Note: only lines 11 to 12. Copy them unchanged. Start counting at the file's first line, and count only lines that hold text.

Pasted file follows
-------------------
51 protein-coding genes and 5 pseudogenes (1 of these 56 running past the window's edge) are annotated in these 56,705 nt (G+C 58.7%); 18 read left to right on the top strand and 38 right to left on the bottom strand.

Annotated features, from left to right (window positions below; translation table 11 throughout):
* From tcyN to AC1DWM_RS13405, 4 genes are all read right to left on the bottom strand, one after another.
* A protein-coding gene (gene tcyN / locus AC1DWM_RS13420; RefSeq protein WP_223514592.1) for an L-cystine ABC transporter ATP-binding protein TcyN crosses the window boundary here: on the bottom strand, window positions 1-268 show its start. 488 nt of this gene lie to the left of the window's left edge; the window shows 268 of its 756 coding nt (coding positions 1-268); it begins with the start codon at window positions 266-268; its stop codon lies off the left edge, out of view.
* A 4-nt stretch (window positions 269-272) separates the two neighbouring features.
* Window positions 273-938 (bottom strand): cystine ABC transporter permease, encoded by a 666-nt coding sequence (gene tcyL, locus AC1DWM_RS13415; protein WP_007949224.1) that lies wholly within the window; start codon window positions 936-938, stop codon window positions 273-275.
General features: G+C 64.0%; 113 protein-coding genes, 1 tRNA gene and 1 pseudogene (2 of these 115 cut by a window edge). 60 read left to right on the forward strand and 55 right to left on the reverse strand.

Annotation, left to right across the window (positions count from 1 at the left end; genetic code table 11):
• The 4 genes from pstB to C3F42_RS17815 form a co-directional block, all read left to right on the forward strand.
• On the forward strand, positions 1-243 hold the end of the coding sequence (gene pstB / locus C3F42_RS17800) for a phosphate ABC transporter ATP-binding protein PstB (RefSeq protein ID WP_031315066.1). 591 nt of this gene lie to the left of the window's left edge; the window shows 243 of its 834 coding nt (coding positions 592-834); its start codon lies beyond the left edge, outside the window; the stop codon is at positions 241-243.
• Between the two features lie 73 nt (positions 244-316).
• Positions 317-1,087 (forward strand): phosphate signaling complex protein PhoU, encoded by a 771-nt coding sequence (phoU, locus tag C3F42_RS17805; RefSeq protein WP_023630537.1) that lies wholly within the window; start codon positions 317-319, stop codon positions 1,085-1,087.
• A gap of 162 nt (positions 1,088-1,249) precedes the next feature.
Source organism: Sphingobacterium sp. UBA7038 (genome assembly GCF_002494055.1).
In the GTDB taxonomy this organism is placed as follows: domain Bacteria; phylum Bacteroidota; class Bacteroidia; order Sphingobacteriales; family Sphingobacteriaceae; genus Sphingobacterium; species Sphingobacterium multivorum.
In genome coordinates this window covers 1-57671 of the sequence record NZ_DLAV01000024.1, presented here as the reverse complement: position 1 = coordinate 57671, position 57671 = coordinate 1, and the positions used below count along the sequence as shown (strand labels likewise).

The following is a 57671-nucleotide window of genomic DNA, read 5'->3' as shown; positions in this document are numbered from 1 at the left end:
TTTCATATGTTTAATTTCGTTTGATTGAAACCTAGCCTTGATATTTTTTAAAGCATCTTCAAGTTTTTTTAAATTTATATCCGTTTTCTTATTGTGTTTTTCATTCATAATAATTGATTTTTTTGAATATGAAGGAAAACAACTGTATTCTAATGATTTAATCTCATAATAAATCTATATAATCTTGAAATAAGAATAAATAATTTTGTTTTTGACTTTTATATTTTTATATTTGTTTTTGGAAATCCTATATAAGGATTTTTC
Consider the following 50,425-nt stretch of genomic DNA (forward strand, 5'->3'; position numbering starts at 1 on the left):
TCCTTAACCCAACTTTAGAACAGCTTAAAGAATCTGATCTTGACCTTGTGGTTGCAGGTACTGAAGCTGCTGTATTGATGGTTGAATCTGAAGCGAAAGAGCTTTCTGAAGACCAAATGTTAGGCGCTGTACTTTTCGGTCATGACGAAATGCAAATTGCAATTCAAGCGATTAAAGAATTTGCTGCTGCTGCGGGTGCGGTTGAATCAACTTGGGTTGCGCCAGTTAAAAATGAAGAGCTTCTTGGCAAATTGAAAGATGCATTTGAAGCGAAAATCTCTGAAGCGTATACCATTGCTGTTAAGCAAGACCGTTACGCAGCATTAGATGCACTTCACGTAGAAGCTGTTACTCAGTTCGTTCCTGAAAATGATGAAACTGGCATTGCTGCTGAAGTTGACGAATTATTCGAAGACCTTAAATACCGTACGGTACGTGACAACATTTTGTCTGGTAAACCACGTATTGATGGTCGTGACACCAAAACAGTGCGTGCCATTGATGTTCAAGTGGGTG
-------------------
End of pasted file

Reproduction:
• Between the two features lie 73 nt (positions 244-316).
• Positions 317-1,087 (forward strand): phosphate signaling complex protein PhoU, encoded by a 771-nt coding sequence (phoU, locus tag C3F42_RS17805; RefSeq protein WP_023630537.1) that lies wholly within the window; start codon positions 317-319, stop codon positions 1,085-1,087.